Different digital cameras have different ways of adjusting white balance so the photographer needs to use his camera’s manual to work how to make changes and by experience discover what works best.  Many digital cameras have automatic and semi-automatic modes to help you make the adjustments.

Here are some of the White Balance settings that are commonly found in digital cameras:
  • 1.  Auto:  this is where the camera makes a best guess about the light for each shot on an image-by-image basis.  For many situations, it’s worth considering, but it is important to experiment with other settings based on the lighting and the individual camera.
  • 2.  Tungsten this mode is usually symbolized with a little bulb and is used for shooting indoors, especially under tungsten (incandescent) lighting (such as bulb lighting).  It generally cools down the image’s colors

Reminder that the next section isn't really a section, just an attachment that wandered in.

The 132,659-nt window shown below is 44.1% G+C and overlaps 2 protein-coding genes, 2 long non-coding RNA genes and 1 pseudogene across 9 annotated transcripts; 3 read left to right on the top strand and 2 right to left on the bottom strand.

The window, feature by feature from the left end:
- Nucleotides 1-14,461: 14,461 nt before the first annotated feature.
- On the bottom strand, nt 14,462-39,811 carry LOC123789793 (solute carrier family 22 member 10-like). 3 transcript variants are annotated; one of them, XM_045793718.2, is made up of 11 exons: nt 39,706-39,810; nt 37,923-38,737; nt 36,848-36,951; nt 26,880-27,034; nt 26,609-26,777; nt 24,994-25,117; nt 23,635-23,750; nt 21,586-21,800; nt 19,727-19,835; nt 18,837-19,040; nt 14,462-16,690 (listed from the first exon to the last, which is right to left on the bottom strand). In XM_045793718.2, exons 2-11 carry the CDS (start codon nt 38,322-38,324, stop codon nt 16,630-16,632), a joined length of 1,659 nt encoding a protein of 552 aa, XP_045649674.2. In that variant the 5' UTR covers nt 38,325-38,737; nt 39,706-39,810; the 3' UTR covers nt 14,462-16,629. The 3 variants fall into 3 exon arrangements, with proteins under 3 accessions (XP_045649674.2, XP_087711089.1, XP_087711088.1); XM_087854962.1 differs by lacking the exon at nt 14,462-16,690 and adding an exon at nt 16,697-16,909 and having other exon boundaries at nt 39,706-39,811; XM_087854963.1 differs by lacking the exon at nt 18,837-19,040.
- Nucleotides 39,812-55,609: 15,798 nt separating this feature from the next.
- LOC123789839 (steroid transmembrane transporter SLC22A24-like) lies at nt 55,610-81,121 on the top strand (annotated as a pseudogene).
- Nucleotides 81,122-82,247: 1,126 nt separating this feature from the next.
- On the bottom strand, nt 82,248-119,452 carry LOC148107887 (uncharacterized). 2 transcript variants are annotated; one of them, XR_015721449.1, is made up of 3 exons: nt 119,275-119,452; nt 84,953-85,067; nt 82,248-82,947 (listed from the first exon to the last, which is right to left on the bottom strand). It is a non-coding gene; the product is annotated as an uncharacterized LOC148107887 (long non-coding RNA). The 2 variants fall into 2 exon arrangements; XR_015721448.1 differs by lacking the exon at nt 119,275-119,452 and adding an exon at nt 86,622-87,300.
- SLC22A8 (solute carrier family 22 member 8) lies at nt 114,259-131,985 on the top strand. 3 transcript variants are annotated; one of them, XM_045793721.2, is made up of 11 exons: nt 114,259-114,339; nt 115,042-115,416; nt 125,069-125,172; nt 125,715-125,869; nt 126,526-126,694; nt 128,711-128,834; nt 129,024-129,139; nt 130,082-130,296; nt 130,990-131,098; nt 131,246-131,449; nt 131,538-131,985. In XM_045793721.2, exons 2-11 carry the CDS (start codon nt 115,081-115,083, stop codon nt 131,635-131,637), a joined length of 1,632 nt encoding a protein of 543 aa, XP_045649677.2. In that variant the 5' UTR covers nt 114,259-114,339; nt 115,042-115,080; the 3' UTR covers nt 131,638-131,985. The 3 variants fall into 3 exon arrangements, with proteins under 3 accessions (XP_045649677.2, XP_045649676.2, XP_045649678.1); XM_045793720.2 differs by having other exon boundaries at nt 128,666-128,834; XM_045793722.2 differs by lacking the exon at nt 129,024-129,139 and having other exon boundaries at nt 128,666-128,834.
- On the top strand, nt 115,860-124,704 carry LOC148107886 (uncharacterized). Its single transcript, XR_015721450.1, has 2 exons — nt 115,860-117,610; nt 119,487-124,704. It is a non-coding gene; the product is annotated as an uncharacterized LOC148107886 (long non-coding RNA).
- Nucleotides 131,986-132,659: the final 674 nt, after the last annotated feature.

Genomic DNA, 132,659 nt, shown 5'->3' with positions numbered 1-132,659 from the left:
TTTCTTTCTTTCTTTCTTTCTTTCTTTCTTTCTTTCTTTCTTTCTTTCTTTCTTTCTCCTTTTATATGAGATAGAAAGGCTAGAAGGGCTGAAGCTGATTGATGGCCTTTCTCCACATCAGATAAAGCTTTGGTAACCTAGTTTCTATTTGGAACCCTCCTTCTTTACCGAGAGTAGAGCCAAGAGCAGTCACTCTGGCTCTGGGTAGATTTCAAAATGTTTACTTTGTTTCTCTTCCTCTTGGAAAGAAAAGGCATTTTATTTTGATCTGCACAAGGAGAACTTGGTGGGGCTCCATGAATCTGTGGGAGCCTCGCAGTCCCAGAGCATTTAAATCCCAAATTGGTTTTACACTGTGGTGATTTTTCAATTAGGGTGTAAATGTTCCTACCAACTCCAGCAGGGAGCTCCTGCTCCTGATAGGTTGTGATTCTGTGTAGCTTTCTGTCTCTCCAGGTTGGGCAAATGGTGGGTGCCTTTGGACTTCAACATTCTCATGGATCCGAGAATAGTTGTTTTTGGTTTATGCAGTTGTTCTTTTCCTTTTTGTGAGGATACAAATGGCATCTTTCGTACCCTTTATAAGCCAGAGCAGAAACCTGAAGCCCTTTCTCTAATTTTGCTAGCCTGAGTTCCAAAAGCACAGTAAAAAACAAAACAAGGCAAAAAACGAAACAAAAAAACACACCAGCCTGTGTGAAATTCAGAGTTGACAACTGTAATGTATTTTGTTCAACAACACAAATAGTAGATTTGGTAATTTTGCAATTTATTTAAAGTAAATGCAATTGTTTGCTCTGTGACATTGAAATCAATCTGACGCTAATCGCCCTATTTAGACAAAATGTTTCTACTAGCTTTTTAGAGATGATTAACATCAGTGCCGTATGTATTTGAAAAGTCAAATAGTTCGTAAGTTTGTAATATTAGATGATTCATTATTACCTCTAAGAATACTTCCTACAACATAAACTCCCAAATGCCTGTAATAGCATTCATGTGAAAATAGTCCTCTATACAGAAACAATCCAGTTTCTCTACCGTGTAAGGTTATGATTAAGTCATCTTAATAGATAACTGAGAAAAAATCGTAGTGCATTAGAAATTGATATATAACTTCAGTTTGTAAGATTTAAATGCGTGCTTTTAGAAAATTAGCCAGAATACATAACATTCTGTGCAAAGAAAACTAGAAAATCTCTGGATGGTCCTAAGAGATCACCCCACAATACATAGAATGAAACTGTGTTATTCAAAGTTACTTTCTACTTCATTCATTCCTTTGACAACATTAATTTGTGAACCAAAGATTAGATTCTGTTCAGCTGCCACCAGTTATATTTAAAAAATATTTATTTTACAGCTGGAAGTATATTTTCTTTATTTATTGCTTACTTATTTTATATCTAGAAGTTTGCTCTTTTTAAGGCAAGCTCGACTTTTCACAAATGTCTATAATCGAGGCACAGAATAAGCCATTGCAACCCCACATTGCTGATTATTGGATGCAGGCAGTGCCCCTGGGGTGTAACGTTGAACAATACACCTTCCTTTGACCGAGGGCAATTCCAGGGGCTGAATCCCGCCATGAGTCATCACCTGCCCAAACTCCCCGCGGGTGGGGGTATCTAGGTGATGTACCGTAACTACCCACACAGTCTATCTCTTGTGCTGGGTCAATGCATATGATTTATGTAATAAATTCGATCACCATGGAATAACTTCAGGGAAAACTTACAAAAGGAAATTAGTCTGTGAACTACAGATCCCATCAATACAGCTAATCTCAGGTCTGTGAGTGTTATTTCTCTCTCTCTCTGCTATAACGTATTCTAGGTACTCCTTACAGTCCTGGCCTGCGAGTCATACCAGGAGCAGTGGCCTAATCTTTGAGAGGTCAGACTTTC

• 3.  Fluorescent this compensates for the ‘cool’ light of fluorescent light and will warm up the image.
  • 4.  Daylight/Sunny/Fine Weather:  not all cameras have this setting because it sets things as ‘normal’ white balance settings.  Frequently, this is better to use than automatic white balance when shooting during the day, at sunsets, or sunrises.
  • 5.  Cloudy:  this setting generally warms things up a touch more than ‘daylight’ mode and will provide a pleasing tonality when the grey day exists.
  • 6.  Flash:   the flash of a camera can be quite a cool light so in this setting warms up the image.
  • 7.  Shade:  the light in shade is cooler (bluer) than shooting in direct sunlight so this setting will warm up the image some to adjust for that distinction.